How Long Will Free Schools be Free?
Is Nick Clegg naïve or just plain deliberately misleading under the ‘it’s not us; it’s the Tories’ umbrella? While he is saying the new free schools must be inclusive and not divisive, I can only think of the student fees fiasco and the broken promises made there.
Has he answered the question of why the first round of free schools is more or less in more affluent areas? No. Has he explained how he intends to force his issue if the Tories manipulate free schools to favour the wealthier parent? No. Should the Tories win the next election outright, how does he intend stopping them from allowing free schools to be profit motivated?
The way the free schools legislation has been written facilitates this or a future government’s ability to make free schools elitist, based not on academic ability or need but on ability to pay. The way is paved to allow a future government to not just allow, but to insist they are profit motivated; education at a premium; and that could leave local authorities, who currently fund the free schools out of pocket. It is, as this administration is only too aware, almost impossible to reverse such actions.
Is that the plan? Fund free schools with tax payer’s money, then hand them over to their rich supporters to profit from them with little or no cost? And to put another nail in the coffin of local authorities, further weakening their financial position because they have funded the free schools?
Mr Clegg can wax lyrical all he wants about how he sees free schools working. But his party, which is itself divided on the issue, is a junior member of the coalition, and I have to say once again that the student fees issue show us how much sway the LibDems really have in the coalition. Or if you want to be cynical, it shows us how the LibDems can espouse a cause, only to renege on it later, blaming the impositions of the coalition.
When the next round of free schools begins, in the less affluent areas, what happens if or when the poorer local authorities cannot afford to fund them? Does the coalition bring in private industry, with a profit motive? Or just leave them to decay, physically and intellectually.
Michael Gove has already said that the free school system did not need profit motive “at the moment”. Anybody who doesn’t believe that is political-speak for “its coming” is kidding themselves.
When asked on the Andrew Marr show about the future Michael Gove said “Well we’re in a coalition now, and we’re working to ensure that we get more free schools.” That avoided the question completely. It also suggests that while in the coalition, they will for now play the coalition game; but that plans are in place for a post coalition administration to change the rules.
At the moment, free schools are paid a premium for taking pupils from disadvantaged areas and backgrounds. When the inevitable private and profit motivated money comes in, that will change. The funders, shareholders, call them what you will are sure to demand the right to fund where and how they see fit and to run the ‘free’ schools to their (the shareholders) best advantage. And they will win, because if they don’t, the private money will dry up; no government could allow that to happen, and as I have already postulated, it will be very difficult for a future government to allow this to happen and reverse the free schools experiment. It is and will be a fait accompli.
But there is a more fundamental issue here. It is the issue of publicly funded industries being sold off, at frankly peppercorn prices to private industry. It is something the Tories have always done. Yet suggesting a privately owned utility, such as water should be returned to the public domain is met with cries of outrage; that it is unfair to investors and shareholders. Well stealing tax-funded public services to hand over to wealthy businessmen is, in my view at least equally abhorrent; and the more so for playing the shady game with education.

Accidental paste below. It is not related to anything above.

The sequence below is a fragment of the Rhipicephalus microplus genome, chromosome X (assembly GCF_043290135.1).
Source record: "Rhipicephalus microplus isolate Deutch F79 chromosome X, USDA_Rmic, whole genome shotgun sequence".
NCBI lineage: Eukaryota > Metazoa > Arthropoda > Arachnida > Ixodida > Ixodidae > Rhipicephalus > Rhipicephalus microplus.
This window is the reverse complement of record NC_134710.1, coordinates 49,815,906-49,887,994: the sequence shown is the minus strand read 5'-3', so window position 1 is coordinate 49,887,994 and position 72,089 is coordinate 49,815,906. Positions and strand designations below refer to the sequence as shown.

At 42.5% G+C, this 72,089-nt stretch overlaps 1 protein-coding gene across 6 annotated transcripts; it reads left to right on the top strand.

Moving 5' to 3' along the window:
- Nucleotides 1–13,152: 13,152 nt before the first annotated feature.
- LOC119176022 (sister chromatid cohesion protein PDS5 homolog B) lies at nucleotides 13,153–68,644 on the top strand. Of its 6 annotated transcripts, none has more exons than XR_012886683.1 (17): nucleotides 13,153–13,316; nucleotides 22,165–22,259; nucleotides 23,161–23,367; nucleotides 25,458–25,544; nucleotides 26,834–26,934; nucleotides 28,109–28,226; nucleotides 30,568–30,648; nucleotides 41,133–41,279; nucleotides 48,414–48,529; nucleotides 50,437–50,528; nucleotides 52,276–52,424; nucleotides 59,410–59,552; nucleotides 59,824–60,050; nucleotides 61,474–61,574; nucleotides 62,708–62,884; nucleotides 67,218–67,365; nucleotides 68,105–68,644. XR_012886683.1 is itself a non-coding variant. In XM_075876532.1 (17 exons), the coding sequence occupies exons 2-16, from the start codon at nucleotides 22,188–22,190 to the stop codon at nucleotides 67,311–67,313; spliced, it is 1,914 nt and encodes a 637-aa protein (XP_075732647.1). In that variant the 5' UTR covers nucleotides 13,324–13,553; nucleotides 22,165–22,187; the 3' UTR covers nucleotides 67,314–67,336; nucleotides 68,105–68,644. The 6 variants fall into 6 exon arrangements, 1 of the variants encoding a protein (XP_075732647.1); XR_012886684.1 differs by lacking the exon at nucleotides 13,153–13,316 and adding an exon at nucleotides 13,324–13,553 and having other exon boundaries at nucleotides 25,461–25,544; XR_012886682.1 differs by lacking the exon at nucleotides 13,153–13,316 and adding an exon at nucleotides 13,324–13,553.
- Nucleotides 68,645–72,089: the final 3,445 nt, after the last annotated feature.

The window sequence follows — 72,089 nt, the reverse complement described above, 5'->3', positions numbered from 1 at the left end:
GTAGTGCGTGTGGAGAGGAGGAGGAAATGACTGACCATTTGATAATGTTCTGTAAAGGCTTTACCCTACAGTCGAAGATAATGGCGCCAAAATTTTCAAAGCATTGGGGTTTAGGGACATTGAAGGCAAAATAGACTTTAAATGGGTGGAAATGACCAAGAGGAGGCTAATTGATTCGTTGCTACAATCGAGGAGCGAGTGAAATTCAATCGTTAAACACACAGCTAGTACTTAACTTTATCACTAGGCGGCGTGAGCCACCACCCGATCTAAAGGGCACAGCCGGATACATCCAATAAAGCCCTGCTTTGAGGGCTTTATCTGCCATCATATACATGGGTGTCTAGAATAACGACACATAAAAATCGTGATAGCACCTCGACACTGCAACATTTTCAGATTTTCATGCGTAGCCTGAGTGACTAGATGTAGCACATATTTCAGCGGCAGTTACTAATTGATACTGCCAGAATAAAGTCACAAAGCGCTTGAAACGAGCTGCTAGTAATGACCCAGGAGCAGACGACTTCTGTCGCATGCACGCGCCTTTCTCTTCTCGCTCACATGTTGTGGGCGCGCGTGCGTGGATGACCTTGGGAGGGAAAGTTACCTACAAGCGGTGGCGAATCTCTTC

But my greatest fear, the thing that becomes more apparent by the week to me is the ultimate aim of government policy that subverts the will of the people; the intention to ensure that the working class, and to some extent the lower middle class receive poorer education and poorer health care, thus making them impotent in the face of authoritarian government; the idea of ensuring the jobs that retain the power to change the system stays with the rich elite from public schools, the mere mention of whose name opens doors.
It isn’t just in education and health care. It is in every aspect of government policy if considered as a whole, rather than considering each area of policy in isolation. It can be seen in the inaction of the police in the recent riots enabling government to promote draconian legislation that will affect us all, not just rioters. It can be seen in genetically modified food, the consumption of which could have effects of which we are not and cannot be aware. It is in the enforced fluoridisation of water, with industrial waste, not the supposedly beneficial, clean fluoride government pronouncements would have us believe are used. It is in the dumbing down of planning legislation from 1,000 to 52 pages, with the possibility of ancient woodland and green belt land being exploited by wealthy developers; and who enjoys this land? Yes, you and me, the ordinary folk. What will be the long term affects on health when trips to the countryside are no longer possible? And what is the point of the right to roam if there is nowhere to go?
Of course, the rich will still have their large homes and adjoining land to enjoy.
As Joni Mitchell sang- “They paved paradise, to put up a parking lot”
Maybe we’ll be lucky. Perhaps they’ll take “all the trees and put ‘em in a tree museum”. Wonder how much they’ll charge us to get in?